JNRS figures show 80% of adults regularly read a paper
EIGHTY PER cent of adults are regular newspaper readers, a 2 per cent decline on the same period last year, according to the latest Joint National Readership Survey figures.
The JNRS’s 2011-12 report shows that 2.88 million adults here read a newspaper regularly between June 2011 and May 2012.
This compared with 2.94 million in the previous year, which represented 82 per cent of the population.
The Irish Times had an average daily readership of 287,000 in the 2011-12 report. This was down 37,000, or 11 per cent, on the previous year. These readership figures do not include visitors to the Irish Times website.
The Irish Independent recorded a decline in readership of 35,000 or 7 per cent to 465,000, while readership for the Irish Examiner remained the same at 169,000.
Among other daily newspapers, the Irish Daily Star recorded a readership of 348,000, down 24,000 or 6 per cent, while the Irish Mirror’s readership was up slightly by 1,000 to 208,000.
Two daily newspapers recorded more significant gains. The Irish Sun had a readership of 297,000, up 21,000 or 8 per cent, while the Irish Daily Mail recorded a readership of 159,000, up 18,000 or 13 per cent.
The Irish Times had an ABC1 profile – a key demographic for advertisers – of 80 per cent. This compared with 53 per cent at the Irish Independent and 42 per cent at the Irish Examiner.
While readership for the main section of The Irish Times was down, readership for the newspaper’s supplements remained broadly the same or grew slightly, such as the newspaper’s Saturday Magazine (367,000), Healthplus (273,000) and the Ticket (234,000).
Overall, just under half of adults – 49 per cent, or 1,774,000 people – read a daily title, according to JNRS figures.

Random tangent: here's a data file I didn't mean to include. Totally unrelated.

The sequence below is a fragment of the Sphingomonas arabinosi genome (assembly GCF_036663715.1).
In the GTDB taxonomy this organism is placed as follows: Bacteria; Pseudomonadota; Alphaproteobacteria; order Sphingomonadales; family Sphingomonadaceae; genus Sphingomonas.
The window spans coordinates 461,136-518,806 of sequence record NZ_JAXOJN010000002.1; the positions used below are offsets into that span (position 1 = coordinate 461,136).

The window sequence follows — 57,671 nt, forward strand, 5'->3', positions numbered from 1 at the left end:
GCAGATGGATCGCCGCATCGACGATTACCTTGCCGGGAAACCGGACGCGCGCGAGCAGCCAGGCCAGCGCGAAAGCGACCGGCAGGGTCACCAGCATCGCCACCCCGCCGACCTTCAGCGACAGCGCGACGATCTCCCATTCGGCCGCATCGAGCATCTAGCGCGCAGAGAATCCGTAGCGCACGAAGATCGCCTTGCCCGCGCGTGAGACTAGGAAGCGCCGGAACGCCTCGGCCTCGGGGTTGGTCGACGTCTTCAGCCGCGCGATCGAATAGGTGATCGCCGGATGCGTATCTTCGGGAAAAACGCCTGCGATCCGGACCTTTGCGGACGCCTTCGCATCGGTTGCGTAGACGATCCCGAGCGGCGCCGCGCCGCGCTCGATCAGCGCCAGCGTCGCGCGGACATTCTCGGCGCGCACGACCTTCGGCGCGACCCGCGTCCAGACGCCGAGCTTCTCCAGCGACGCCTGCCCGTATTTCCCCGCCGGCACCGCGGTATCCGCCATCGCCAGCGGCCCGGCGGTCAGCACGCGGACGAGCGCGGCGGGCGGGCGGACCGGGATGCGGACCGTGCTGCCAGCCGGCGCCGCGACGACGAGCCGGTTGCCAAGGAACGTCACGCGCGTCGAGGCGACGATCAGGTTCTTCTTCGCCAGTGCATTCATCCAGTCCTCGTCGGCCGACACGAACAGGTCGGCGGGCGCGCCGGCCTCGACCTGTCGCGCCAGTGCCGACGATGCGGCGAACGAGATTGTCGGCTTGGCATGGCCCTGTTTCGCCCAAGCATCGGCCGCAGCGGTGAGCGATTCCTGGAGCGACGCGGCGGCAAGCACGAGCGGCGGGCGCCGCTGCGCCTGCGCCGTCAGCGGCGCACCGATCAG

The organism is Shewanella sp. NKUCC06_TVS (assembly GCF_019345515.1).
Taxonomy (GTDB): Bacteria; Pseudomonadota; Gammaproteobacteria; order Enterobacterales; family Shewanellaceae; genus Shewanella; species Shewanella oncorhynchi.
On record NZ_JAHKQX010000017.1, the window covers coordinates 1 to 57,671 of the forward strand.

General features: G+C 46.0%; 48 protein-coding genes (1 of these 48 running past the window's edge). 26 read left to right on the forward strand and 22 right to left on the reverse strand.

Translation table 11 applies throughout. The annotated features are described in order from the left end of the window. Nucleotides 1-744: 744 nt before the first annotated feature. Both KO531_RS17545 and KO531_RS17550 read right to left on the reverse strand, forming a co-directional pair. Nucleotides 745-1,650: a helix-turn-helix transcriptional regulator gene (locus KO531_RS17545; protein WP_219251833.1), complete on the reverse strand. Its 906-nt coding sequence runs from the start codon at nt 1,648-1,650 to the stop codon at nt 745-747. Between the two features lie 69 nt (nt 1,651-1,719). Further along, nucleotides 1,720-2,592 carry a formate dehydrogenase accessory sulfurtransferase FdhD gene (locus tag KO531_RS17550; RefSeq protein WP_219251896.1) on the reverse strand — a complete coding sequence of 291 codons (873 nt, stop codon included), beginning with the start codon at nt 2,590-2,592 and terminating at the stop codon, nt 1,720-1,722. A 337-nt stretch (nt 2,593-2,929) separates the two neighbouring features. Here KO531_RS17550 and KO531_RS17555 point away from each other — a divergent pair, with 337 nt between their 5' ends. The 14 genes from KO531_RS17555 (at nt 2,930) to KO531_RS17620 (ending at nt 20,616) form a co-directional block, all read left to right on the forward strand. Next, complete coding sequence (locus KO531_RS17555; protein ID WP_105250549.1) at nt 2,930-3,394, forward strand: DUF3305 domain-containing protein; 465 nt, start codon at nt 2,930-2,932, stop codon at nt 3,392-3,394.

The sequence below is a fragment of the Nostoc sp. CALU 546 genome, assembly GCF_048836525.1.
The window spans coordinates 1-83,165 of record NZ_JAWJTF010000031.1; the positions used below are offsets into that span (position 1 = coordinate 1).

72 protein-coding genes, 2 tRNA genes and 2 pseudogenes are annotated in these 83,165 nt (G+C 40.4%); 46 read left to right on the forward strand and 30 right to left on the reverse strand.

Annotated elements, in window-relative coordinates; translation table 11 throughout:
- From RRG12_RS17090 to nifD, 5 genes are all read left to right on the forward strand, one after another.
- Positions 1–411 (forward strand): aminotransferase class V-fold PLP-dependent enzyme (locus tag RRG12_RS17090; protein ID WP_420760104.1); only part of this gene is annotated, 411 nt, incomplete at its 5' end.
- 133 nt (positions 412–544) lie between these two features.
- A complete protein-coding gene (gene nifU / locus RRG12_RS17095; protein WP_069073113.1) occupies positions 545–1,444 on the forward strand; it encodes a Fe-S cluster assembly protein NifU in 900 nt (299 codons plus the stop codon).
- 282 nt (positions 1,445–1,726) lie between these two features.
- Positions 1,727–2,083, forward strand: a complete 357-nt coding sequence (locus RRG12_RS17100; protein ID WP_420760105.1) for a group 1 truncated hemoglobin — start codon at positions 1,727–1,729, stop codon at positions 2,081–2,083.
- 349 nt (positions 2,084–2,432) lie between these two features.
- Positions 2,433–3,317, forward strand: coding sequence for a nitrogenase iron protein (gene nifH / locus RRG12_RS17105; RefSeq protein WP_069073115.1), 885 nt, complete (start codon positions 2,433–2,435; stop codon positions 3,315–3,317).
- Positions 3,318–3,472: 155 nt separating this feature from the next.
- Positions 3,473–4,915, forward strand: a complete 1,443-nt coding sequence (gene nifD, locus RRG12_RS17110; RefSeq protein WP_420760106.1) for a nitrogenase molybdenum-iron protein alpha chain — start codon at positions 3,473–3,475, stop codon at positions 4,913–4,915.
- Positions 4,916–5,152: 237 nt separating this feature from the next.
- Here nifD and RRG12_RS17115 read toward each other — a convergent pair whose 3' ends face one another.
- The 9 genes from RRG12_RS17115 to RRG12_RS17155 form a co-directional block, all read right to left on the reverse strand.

A total of 59 per cent, or 2,118,000 people, read a Sunday title. This represented a decline of 8 per cent compared to the previous year, possibly due to the closure of the News of the World.
Overall, the National Newspapers of Ireland said the latest figures showed that newspaper readership remained strong, despite factors such as the recession and proliferation of other media.
“As an industry I would say we are encouraged but not surprised by the findings of the latest JNRS,” said NNI’s Frank Cullen said.
“Newspapers invest more in journalism than any other medium so it’s natural that more people come to us when they are looking for high quality, original news content.”
He added that readership among young people was impressive, with almost three-quarters (74 per cent) of 19- to 24-year-olds regularly reading a print title.
Mr Cullen said figures also showed people were dedicating more time to reading newspapers, with one in five readers spending more than six hours a week reading their papers.
Among the Sunday newspapers, most titles recorded a decline.
The Sunday Independent had a readership of 914,000, down 57,999 or 5.9 per cent, while the Sunday Times saw its readership decline by 33,000 or 8.2 per cent, to 367,000.
The Sunday Business Post’s readership fell by 2,000 to 162,000, while the Sunday World posted a small decline of 5,000, or less than 1 per cent, to 802,000.
The Irish Sunday Mirror recorded a significant readership increase of 13,000, or 8.9 per cent, to 195,000.
In addition, the Irish Mail on Sunday readership rose by 15,000 readers, up 5 per cent, to 345,000 readers.
* This article was amended on August 10th, 2012 to correct a factual error.